¶6 It is apparent that the age, sex and relationship of the child to the parties was known to the court at the time the divorce was granted. The decree fixing the custody of the child is final on the condition then existing. 12 O. S. 1941 § 1277 provides:

"When a divorce is granted, the court shall make provision for guardianship, custody, support and education of the minor children of the marriage, and may modify or change any order in this respect, whenever circumstances render such change proper, either before or after final judgment in the action."

¶7 The modification of a decree for the care and custody of minor children of divorced parents must be based upon some change in circumstances relating thereto or occurring since the rendition of the original decree, or upon some fact not known at the time of such decree.

¶8 In awarding the custody of children of divorced parents, the best interest and welfare of the child is the paramount question, and courts must be guided first by what appears to be for their temporal, mental and moral welfare, 30 O.S. 1941 § 11; Morris v. Morris, 81 Okla. 222, 198 P. 70; Barnett v. Barnett, 158 Okla. 270, 13 P.2d 104, and Seddicum v. Seddicum, 167 Okla. 420, 30 P.2d 156.

¶9 In a divorce case and contest between parents over the custody of a child of the marriage, evidence is usually presented touching the character, conduct and reputation of the parties, or other evidence tending to throw light on their relative fitness to be custodians of the child.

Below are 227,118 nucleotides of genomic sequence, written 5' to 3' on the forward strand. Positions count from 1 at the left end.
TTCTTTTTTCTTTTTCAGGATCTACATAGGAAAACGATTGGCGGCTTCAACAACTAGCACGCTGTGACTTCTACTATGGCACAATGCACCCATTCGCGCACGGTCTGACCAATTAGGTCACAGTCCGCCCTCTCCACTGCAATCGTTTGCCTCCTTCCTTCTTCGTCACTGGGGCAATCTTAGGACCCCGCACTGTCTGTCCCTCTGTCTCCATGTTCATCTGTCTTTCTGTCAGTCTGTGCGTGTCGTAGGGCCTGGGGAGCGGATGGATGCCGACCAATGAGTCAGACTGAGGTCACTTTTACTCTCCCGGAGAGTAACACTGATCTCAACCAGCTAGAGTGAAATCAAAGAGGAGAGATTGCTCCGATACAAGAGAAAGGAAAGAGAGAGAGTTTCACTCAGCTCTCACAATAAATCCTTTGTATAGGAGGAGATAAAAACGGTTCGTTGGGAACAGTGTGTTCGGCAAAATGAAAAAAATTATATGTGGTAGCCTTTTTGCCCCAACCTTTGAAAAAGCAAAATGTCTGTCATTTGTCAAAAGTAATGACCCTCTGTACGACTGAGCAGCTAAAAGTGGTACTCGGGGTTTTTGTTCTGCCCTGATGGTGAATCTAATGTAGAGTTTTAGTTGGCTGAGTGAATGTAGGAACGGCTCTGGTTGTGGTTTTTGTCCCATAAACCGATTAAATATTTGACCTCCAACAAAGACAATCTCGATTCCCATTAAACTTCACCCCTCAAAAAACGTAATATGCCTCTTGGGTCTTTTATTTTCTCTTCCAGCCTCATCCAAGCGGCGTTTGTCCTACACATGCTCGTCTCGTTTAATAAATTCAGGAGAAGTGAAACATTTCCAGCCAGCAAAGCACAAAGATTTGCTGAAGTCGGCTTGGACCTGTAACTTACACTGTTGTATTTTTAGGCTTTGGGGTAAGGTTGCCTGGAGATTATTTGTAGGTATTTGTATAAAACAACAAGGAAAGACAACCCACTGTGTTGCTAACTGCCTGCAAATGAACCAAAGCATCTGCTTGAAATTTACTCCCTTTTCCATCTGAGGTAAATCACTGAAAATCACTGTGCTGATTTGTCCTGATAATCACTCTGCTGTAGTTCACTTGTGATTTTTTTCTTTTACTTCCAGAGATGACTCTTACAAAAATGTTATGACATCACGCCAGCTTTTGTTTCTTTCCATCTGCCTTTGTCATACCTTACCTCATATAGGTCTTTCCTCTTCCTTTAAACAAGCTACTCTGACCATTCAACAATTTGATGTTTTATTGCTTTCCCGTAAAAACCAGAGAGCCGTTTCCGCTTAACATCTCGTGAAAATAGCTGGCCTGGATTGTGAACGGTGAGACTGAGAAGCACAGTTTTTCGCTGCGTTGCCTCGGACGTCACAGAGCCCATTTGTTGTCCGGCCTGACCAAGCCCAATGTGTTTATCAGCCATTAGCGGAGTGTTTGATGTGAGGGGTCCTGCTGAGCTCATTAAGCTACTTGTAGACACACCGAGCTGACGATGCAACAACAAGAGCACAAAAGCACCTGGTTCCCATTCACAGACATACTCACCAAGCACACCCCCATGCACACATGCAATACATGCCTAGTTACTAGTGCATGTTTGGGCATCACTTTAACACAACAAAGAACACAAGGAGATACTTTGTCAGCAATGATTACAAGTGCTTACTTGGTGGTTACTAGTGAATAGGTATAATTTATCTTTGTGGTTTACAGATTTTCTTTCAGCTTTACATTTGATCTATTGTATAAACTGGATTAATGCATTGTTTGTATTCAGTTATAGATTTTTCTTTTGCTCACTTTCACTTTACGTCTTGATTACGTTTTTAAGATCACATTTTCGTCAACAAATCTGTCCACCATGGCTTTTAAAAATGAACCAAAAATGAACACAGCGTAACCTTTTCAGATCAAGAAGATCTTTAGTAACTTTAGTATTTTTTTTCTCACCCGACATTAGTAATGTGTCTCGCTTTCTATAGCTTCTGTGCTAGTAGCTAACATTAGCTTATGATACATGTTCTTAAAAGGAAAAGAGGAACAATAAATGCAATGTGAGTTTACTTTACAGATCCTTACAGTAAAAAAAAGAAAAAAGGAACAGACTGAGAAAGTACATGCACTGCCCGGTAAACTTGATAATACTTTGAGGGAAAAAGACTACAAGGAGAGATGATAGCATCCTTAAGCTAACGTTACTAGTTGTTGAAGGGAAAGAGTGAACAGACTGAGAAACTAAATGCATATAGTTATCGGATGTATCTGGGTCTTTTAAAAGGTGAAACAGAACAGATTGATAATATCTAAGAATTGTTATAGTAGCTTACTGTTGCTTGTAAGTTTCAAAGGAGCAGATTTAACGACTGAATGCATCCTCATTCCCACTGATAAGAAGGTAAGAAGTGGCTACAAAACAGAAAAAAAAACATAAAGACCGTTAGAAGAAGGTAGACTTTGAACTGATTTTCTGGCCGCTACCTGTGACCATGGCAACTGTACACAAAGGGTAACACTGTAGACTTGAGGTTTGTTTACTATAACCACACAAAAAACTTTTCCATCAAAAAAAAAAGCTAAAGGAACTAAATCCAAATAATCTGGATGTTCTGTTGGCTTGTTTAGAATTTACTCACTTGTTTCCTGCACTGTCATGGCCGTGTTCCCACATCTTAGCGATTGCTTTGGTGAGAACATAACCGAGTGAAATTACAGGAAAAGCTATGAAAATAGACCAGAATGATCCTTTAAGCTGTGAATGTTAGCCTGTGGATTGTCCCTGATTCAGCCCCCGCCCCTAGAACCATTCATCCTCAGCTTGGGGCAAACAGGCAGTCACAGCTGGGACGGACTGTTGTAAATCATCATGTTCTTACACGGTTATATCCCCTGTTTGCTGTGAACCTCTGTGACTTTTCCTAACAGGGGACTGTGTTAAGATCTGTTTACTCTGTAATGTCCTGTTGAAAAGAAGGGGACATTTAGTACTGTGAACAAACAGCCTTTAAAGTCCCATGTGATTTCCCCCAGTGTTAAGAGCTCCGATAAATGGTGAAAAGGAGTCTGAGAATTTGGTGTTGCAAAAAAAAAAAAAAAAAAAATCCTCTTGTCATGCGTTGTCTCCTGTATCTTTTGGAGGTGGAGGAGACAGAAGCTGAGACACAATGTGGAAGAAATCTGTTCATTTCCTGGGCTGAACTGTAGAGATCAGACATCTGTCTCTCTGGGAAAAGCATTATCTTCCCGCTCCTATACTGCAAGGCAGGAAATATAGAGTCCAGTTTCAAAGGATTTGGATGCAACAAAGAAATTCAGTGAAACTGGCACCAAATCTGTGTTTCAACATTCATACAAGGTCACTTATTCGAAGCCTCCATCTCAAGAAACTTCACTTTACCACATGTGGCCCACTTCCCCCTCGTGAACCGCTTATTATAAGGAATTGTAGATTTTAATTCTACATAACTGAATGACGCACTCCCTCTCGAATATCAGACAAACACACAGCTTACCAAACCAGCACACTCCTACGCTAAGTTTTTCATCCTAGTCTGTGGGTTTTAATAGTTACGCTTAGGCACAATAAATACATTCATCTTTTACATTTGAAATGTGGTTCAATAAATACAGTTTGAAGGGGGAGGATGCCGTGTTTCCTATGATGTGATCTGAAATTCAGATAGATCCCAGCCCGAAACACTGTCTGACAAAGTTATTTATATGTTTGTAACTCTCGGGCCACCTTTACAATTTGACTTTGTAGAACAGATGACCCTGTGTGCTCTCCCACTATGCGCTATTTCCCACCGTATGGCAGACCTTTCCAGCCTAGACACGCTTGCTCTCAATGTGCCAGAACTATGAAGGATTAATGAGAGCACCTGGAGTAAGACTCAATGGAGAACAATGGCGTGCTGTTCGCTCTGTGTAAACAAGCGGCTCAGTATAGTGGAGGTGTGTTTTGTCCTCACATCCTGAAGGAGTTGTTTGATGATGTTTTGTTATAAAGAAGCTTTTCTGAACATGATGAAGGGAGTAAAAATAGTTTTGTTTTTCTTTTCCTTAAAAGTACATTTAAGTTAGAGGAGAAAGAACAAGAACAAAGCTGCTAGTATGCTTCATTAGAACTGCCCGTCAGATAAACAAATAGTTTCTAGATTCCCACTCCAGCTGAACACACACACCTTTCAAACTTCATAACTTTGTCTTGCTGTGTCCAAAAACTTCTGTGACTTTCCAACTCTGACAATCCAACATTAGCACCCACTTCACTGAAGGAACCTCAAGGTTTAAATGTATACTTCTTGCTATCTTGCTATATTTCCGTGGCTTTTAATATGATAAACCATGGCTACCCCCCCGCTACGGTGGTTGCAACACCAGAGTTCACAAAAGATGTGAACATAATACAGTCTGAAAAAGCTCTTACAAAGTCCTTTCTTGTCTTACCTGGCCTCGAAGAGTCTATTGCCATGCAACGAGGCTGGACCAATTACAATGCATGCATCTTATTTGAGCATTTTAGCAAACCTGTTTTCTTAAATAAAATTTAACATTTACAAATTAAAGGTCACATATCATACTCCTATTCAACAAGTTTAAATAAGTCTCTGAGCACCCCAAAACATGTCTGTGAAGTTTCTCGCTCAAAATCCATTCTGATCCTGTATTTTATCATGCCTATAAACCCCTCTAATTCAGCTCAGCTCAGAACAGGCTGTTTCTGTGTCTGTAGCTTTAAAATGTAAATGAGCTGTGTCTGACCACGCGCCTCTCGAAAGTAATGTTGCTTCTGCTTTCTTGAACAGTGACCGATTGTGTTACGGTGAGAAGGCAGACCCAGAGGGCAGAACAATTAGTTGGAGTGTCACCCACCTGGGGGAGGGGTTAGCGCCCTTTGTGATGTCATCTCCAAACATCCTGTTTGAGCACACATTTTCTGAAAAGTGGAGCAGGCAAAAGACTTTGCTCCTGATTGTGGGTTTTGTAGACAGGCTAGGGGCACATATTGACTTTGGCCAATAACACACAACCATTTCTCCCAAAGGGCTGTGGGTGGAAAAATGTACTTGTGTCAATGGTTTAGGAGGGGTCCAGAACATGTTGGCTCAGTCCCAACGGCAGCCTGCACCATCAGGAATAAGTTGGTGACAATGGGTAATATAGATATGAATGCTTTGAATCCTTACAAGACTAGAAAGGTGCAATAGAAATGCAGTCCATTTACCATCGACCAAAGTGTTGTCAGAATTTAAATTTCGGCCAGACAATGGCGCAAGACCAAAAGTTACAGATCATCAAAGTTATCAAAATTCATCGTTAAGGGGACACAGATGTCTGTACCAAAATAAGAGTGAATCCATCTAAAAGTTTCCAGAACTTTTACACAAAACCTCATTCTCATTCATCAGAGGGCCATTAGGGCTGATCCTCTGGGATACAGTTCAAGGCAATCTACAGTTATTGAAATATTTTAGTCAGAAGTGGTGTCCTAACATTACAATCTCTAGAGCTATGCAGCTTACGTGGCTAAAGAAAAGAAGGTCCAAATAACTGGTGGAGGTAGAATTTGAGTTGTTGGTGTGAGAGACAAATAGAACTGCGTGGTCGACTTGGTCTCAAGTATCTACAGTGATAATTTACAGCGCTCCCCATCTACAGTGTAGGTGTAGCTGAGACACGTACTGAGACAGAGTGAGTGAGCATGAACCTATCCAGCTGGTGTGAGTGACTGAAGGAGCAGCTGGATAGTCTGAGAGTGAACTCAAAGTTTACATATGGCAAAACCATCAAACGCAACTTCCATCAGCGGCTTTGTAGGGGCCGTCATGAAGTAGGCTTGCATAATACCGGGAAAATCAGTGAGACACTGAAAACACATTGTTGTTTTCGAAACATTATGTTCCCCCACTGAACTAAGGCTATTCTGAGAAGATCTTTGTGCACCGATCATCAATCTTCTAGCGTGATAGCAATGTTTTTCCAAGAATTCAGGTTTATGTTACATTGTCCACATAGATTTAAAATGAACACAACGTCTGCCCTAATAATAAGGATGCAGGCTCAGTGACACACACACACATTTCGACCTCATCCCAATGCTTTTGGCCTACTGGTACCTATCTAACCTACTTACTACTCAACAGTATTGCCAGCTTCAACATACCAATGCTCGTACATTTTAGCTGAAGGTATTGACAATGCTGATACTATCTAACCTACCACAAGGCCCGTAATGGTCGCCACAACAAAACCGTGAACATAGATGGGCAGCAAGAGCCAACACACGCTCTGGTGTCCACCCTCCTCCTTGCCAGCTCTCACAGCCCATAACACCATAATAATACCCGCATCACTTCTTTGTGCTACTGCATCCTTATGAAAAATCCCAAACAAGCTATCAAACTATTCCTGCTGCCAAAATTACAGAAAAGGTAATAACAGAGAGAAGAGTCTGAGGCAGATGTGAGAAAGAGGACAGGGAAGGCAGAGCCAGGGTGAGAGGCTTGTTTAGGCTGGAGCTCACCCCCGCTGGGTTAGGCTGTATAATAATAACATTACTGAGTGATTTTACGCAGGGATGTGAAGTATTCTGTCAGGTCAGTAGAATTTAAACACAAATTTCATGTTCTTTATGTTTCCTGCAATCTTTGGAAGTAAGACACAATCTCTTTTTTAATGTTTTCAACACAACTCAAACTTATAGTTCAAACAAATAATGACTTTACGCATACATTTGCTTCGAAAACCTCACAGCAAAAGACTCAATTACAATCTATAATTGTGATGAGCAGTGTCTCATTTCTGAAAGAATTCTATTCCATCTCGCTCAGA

¶10 The record of the testimony given in the trial of the divorce case between the parties hereto is not herein presented. The journal entry of the judgment therein recites that the court found from the evidence that custody of the child should be decreed to the defendant.

¶11 In awarding the custody of the child, the welfare of the child was the paramount question for the court to consider. The relative fitness of the parties to have custody of the child and the best interest of the child was then determined.

¶12 The argument presented herein based on the assertion that there was no showing that the plaintiff was not a fit and proper person to have custody has reference to the evidence presented when the decree was entered and the determination then made.

¶13 As noted in 17 Am. Jur., Divorce and Separation, 684:

". . . A decree fixing the custody of a child is, however, final on the conditions then existing and should not be changed afterward unless on altered conditions since the decree or on material facts existing at the time of the decree but unknown to the court, and then only for the welfare of the child."

¶14 The plaintiff has not shown such change in the circumstances relating to the minor child occurring since the decree of divorce was rendered as to render modification proper, or any material facts existing at the time of the decree unknown to the court that would warrant a modification of the decree.

¶15 The judgment is affirmed.

¶16 HURST, C.J., and RILEY, CORN, GIBSON, and LUTTRELL, JJ., concur.